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Dental Wear and Early Childhood Diet Among Foragers in Southern Africa Open Access


Other title
early childhood diet
dental wear
deciduous teeth
southern Africa
Type of item
Degree grantor
University of Alberta
Author or creator
Paul, Julilla
Supervisor and department
Harrington, Lesley (Anthropology)
Examining committee member and department
Ives, Jack (Anthropology)
Garvie-Lok, Sandra (Anthropology)
Department of Anthropology

Date accepted
Graduation date
2016-06:Fall 2016
Master of Arts
Degree level
Weaning and early childhood diet offer insight into resource availability and resource choice as well as cultural prescriptions of agency, normalcy, and health in early life. Weaning practices are the result of the interaction between biological, ecological, and cultural factors. When weaning is initiated, what foods are chosen for supplementation, how these foods are processed and who chooses the components of diet in early life inform on the biological, ecological, and cultural realities of groups in the past in turn. This thesis employs dental wear data to examine early childhood diet among foragers in southern Africa. Variation in dental wear has two primary determinants: the length of time teeth have been in occlusion (dental age) and the relative abrasiveness of the diet. The former is easily captured in young juveniles due to the accuracy of dental age estimates at this stage of life. The latter may be examined by variables influencing food choice and preparation. Until recently, methods of examining dental wear in deciduous teeth relied on standards borrowed from studies of wear on permanent teeth. These fail to accurately characterize wear. However, new methods of measuring deciduous dental wear quantitatively warrant an exploration of what kind of data can be drawn using this approach. Just as deciduous dental wear is understudied in the literature, so is weaning and early childhood diet among archaeologically-known foragers. This study analyzes wear in a sample of 47 juvenile foragers drawn from collections across South Africa. Individuals come from two distinct ecological regions, the Cape and the Karoo, within the Holocene (10 000 BP - present). Dental wear in the sample was expected to vary based on ecological differences between the Cape and Karoo, temporal differences due to the introduction of pastoralism to the region, and the length of time teeth had been in occlusion (dental age). Of the three variables, only dental age is significantly correlated with dental wear. The apparent uniformity in early childhood diet, implied by the dental wear data presented in this study, emphasizes the need for further research. Currently, there is not enough comparative data on deciduous dental wear to establish a proper range of variation. Comparable studies will allow for cross-cultural comparison to identify dietary factors influencing dental wear during childhood. A lack of regional and temporal patterning in dental wear, and by implication diet, in this sample suggests unexpected homogeneity in this region. However, data on early childhood diet is not by itself sufficient to define cultural continuity across space and time. Future studies should interrogate broader cultural similarities and distinctions between Cape and Karoo foragers in Holocene southern Africa.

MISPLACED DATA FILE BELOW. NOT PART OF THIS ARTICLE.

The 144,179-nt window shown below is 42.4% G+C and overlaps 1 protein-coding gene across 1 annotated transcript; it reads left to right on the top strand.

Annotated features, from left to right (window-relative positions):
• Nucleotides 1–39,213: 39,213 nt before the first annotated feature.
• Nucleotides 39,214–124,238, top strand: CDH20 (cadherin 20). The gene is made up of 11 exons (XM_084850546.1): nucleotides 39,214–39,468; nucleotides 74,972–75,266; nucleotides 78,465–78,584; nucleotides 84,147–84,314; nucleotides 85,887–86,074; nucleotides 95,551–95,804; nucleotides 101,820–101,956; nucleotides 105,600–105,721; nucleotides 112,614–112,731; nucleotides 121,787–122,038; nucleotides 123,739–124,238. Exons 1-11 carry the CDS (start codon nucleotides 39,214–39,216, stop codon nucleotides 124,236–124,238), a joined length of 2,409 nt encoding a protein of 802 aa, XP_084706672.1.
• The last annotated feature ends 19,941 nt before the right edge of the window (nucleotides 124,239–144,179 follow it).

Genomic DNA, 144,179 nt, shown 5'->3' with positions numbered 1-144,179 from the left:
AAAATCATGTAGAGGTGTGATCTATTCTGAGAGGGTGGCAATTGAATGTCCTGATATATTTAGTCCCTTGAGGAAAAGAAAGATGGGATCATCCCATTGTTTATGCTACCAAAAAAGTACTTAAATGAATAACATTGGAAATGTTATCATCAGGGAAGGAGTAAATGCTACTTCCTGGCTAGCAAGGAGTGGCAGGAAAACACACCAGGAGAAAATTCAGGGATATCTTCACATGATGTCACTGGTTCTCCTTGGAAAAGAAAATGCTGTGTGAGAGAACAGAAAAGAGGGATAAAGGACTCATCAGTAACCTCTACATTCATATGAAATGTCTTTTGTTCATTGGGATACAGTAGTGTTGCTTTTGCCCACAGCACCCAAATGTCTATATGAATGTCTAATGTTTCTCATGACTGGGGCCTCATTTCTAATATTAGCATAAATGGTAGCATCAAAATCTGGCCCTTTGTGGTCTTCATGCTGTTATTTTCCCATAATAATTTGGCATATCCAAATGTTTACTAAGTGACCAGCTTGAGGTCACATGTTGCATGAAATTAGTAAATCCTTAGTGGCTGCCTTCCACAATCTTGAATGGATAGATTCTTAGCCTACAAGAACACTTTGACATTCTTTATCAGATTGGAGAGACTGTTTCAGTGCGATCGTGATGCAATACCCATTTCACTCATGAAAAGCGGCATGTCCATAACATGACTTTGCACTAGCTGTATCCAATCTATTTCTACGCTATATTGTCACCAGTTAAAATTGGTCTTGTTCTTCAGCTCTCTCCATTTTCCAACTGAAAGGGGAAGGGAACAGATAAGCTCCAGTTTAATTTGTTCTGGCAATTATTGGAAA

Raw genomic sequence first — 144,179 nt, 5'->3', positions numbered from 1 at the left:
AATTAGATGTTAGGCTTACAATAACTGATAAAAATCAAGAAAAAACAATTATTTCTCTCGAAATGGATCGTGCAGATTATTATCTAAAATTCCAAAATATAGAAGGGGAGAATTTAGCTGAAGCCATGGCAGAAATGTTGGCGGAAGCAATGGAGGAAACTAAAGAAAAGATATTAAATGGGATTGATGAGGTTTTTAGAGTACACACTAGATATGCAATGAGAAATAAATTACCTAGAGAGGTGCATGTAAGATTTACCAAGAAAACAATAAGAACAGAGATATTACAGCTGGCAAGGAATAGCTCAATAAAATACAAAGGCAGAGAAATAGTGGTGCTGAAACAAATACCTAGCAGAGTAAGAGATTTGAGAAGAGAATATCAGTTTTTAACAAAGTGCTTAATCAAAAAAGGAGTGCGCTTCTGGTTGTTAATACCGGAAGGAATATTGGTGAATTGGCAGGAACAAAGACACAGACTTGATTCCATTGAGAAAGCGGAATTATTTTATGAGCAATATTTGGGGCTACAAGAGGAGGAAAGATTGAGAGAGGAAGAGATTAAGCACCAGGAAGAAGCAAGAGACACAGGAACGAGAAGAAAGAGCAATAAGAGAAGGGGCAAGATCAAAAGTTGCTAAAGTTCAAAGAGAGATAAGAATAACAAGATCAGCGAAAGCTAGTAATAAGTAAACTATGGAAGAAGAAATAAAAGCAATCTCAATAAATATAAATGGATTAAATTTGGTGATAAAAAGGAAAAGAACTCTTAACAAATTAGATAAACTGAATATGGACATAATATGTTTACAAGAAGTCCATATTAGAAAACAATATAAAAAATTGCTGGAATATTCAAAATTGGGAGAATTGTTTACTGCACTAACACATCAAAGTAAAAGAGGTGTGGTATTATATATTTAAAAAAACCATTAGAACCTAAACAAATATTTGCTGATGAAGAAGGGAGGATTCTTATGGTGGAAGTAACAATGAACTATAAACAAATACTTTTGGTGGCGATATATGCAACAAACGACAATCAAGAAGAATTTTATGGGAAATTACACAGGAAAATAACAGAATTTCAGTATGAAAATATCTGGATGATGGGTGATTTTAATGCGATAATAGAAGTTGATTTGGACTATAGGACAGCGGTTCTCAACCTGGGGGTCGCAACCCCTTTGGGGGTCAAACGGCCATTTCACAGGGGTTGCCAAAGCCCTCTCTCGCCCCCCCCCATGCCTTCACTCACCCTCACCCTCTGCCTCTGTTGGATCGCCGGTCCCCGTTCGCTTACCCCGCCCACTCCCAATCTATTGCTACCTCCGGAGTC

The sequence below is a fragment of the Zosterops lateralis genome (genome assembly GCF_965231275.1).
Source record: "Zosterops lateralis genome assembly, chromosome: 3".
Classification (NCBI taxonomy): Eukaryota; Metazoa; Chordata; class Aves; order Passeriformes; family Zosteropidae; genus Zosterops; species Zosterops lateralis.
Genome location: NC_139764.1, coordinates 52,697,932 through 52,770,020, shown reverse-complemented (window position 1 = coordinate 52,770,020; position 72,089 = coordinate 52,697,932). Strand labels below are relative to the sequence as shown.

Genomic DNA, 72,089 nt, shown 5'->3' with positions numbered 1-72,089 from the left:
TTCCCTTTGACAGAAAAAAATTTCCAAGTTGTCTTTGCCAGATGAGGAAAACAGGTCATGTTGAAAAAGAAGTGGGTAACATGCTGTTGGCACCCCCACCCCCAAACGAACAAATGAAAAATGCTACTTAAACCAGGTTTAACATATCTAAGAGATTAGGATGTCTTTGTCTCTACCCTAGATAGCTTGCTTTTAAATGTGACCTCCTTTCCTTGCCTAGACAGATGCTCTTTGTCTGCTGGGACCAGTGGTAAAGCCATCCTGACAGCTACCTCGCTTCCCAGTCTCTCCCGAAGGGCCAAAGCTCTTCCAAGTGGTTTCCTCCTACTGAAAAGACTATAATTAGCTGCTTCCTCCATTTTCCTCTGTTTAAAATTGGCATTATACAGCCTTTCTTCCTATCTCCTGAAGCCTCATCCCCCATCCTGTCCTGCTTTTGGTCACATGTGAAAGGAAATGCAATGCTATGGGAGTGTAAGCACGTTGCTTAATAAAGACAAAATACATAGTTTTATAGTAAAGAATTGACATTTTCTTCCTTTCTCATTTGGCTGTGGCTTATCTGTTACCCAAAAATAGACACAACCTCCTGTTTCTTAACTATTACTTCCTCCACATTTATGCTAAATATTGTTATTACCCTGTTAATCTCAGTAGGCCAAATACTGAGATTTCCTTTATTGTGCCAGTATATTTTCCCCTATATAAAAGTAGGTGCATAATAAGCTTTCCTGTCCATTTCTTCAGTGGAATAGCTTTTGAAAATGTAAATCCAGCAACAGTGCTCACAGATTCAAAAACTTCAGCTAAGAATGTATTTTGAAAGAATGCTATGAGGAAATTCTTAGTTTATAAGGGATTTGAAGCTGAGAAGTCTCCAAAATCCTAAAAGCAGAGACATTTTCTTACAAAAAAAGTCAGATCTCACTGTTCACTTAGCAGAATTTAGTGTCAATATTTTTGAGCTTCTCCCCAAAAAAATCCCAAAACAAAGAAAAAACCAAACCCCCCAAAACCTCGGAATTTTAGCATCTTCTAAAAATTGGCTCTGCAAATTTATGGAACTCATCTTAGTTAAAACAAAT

This thesis is made available by the University of Alberta Libraries with permission of the copyright owner solely for the purpose of private, scholarly or scientific research. This thesis, or any portion thereof, may not otherwise be copied or reproduced without the written consent of the copyright owner, except to the extent permitted by Canadian copyright law.
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